Working on a book about music in Harlem, particularly songs that referenced the community, I had concluded that “Harlem Nocturne” would be on the list. What I didn’t know was that one of the most popular versions of the standard was recorded by Ernestine Anderson. “Deep music fills the night/Deep in the heart of Harlem. And though the stars are bright/the darkness is haunting me,” Anderson sang on the recording released in 1960.
Against a lush background of strings, Anderson’s voice has an easy lilt with a bluesy articulation that immediately evokes a shadowy night scene in Harlem. At this time she was well along in her adventurous career and returning to America after a sojourn in Europe.
But the real beginning for her was in Houston, Texas where she was born on Nov. 11, 1928, along with her twin sister, Josephine. Her musical DNA was derived from her father who often sang bass in a gospel quartet. In their home blues records were constantly on the turntable, where she heard such notables as John Lee Hooker, Muddy Waters and others. And when the record player wasn’t spinning the radio was tuned to an assortment of music, including country and western, gospel and even occasional pop recordings.
“They had big bands coming through Houston like Jimmie Lunceford, Billy Eckstine, Erskine Hawkins, and Count Basie,” she told a reporter. These sounds had a tremendous impact on her and she began to sing around the house. Her godmother entered her in a local contest and “I only knew two songs,” she recalled, one of them was “On the Sunny Side of the Street.” When asked what key she wanted to sing it in, she had no idea and said “C,” which was wrong but she did a fabulous job of improvising, so much so that at the end of her performance the pianist told her “you are a jazz singer.”
By this time she was living in Seattle and attending Garfield High School. She was still a teenager when bandleader “Bumps” Blackwell, hired her to sing in his Junior Band. Quincy Jones and Ray Charles would be among the alumni of the band. Two years later she was on the road with the Johnny Otis band and in 1952 she went on tour with Lionel Hampton’s orchestra, eventually settling in New York City. Her recording career was launched with an appearance on Gigi Gryce’s 1955 album “Nica’s Tempo” on the Savoy label. In 1958, her debut album under her name was called “Hot Cargo,” on the Mercury Records label.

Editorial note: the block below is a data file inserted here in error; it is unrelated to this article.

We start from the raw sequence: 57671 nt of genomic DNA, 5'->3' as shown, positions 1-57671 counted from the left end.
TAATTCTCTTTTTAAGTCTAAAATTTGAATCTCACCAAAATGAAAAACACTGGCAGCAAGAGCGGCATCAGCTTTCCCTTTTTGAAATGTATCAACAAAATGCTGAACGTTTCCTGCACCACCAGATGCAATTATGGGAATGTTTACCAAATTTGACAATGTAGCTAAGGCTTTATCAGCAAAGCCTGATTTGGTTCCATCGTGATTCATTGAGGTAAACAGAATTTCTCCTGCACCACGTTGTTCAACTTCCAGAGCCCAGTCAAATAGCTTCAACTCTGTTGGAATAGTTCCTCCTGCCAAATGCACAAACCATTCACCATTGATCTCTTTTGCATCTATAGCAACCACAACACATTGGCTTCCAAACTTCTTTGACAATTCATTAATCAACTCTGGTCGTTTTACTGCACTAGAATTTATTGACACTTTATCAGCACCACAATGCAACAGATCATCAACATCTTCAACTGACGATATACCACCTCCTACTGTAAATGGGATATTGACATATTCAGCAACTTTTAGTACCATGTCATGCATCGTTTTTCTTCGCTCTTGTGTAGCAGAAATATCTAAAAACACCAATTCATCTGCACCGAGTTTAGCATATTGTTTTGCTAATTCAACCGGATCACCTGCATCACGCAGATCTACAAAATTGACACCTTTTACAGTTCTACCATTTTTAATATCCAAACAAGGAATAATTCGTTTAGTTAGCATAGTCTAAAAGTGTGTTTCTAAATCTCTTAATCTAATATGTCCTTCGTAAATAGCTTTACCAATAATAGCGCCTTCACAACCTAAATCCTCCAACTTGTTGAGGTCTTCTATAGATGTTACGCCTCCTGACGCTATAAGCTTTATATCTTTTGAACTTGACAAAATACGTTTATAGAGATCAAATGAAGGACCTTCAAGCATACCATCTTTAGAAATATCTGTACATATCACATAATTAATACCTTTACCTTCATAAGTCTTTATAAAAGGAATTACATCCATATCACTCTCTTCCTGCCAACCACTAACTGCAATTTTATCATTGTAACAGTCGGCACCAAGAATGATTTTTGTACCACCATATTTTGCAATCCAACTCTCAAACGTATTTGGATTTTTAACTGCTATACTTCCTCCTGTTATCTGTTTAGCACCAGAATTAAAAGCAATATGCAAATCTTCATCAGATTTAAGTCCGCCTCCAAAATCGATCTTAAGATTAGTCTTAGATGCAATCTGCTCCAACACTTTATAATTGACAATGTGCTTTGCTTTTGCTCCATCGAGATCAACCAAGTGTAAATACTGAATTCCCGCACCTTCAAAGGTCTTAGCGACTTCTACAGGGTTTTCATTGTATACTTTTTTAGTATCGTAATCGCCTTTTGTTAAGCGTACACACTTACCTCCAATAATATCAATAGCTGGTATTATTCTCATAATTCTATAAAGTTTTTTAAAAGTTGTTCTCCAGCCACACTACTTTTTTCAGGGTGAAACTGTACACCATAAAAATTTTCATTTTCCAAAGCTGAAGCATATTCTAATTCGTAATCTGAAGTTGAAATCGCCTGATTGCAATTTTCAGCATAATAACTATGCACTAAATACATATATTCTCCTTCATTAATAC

Her burgeoning career got a considerable bump when noted jazz critic Ralph Gleason wrote in the San Francisco Chronicle that “she is the best new singer in a decade. She has good diction, time, and an uncanny ability to phrase well, great warmth in her voice, a true tone and, on top of that, she swings like mad.” In 1959, she was awarded “New Star” in Downbeat magazine. This merely accentuated what had been written about her a year before in Time magazine, who deemed her the “best kept secret in the land.” And then came the inevitable comparisons to Ella Fitzgerald, Billie Holiday, and Sarah Vaughan, whom she most closely resembled in tone and phrasing.
In Brian Lanker’s book on Black women who changed the world, “I Dream A World,” Anderson is among those profiled and she commented on how she developed as a singer. “I learned how to listen to other singers and take from them certain things and still have my own identity,” she said. “Everybody is influenced by somebody, or something. If there’s an original, who is the original?”
For many jazz musicians, including the singers, there was a slog in the ’60s as rhythm & blues, funk, and rock and roll gained ascendance. But her career experienced a revival in the ’70s after a sensational appearance at the 1976 Concord Jazz Festival. There followed a succession of reasonably successful albums, concert appearances, and general recognition as a popular jazz singer and performer. In 1983 she earned a Grammy nomination for “Big City.” By the late ’80s she was back on tours, including a great stint in Japan. On her return came an invitation to sing at Carnegie Hall, and then there was the Hollywood Bowl, and then the Kennedy Center, and then and then.
A decade later she left Concord Records and signed with Qwest, putting her back in touch with her soulmate and Seattle. There were other recording dates and none as bountiful and rewarding as her 2004 JVC CD “Hello Like Before,” the Bill Withers composition. Years before in her search for peace and tranquility she became a follower of Nichiren Buddhism.
On March 10, 2016, she died peacefully in Shoreline, Washington, at 87, surrounded by her family and friends.